'Peter Simple' - columnist of mordant satire and inventive fantasy on the 'Telegraph' for 49 years
Thursday 26 January 2006
Michael Bernard Nathan (Michael Wharton), journalist: born Shipley, Yorkshire 19 April 1913; married 1936 Joan Atkey (one son; marriage dissolved 1947), 1952 Kate Derrington (died 1992; one daughter; marriage dissolved 1972), 1974 Susan Moller; died High Wycombe, Buckinghamshire 23 January 2006.
Michael Wharton was almost certainly the longest-serving, and quite certainly the most original, newspaper columnist of the 20th century. He wrote as "Peter Simple" in the Daily or Sunday Telegraph for almost half a century and his final column appeared last Friday, three days before his death at the age of 92.
No one could match his gleeful skill in targeting the follies and horrors of the times: and no one could make so many readers laugh aloud over a few square inches of newsprint so often and so consistently. It was his gift to combine a deep conservative seriousness with a fantastic humour that cloaked all but his bitterest onslaughts in hilarious imaginings.
Readers cherished every appearance in his column of his wild gallery of invented characters, each of them personifying some aspect of the modern world which he deemed fit subject for mordant satire. Dr Spacely-Trellis, the go-ahead Bishop of Bevindon and the author of God the Humanist, was forever brooding with his "partner" on the need for more sex education. J. Bonington Jagworth, leader of the Motorists' Liberation Front, and his accomplice the Rev John Goodwheel, "the Apostle of the Motorways", warned us against the progressive subjugation of England by the motorcar culture.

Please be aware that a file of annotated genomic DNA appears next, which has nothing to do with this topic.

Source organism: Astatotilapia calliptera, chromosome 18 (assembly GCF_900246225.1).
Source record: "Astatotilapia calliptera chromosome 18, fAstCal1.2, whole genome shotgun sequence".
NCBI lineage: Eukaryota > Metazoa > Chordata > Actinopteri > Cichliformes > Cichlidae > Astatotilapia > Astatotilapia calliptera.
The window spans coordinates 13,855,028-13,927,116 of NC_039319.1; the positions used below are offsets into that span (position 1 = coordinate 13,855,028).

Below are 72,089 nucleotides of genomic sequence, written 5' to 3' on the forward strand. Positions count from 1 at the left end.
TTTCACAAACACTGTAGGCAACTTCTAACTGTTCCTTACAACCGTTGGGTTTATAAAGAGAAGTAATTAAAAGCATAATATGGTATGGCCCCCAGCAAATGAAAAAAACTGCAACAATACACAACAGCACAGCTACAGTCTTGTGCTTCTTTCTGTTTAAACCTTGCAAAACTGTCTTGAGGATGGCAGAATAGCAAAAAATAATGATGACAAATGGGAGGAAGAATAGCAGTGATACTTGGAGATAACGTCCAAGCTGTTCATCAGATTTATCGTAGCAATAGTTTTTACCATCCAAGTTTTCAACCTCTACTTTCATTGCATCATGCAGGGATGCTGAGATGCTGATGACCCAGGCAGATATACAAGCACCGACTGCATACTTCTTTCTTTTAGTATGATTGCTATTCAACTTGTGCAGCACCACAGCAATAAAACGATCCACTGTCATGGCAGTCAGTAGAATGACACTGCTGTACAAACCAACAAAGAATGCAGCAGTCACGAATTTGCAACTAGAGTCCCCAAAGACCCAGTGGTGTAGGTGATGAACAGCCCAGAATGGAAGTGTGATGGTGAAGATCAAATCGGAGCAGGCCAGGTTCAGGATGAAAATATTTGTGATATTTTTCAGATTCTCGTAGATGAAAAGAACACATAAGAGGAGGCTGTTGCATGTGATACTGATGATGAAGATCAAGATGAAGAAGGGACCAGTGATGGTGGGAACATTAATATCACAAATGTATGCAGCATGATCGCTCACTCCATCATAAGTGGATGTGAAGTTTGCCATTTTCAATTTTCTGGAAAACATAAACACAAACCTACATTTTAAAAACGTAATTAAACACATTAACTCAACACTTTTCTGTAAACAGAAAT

One recurrent figure from nightmare, the Hampstead Thinker Mrs Anna Dutt-Pauker, whose luxurious house "Marxmount" was a centre for modish support for Communist tyranny, was eloquent of Wharton's detestation of "the whole left-wing package deal".
Because Wharton was a shy and somewhat melancholy person, few of his readers had a clear picture of the man. He might have become a national figure through television, had he chosen to play the part of tame reactionary; but he loathed television (one of his paragraphs began, "Happening to be in a room with a television-receiving apparatus in it, I found myself watching a programme . . ."). On one occasion he accepted an invitation to submit to a long TV interview by Robert Kee. It was a disaster which he never repeated, nor, I believe, was he ever invited to repeat it.
One reason for the failure of that episode was his far too generous attempt to fortify himself beforehand. He was, as he said, "a lifelong serious drinker", a way of life he embraced before being sent down from Oxford for "various misdemeanours" (including throwing a Scotch egg at the high table in hall).
But, although he did no work at Oxford (he won a scholarship from Bradford Grammar School to Lincoln College to read Greats), indeed made a close study of idleness instead, he was one of the most widely read of men. He also acquired a marvellously precise prose style. After Oxford he moved, more or less inevitably, into the Bohemian literary circles of pre-war London, selling articles to the old Punch and other magazines. He wrote a strange, surrealist novel, Sheldrake, not published until 1958, a fantasy about his native Yorkshire and the city of Bradford (no more fantastic than what has happened to Bradford since then, he once remarked).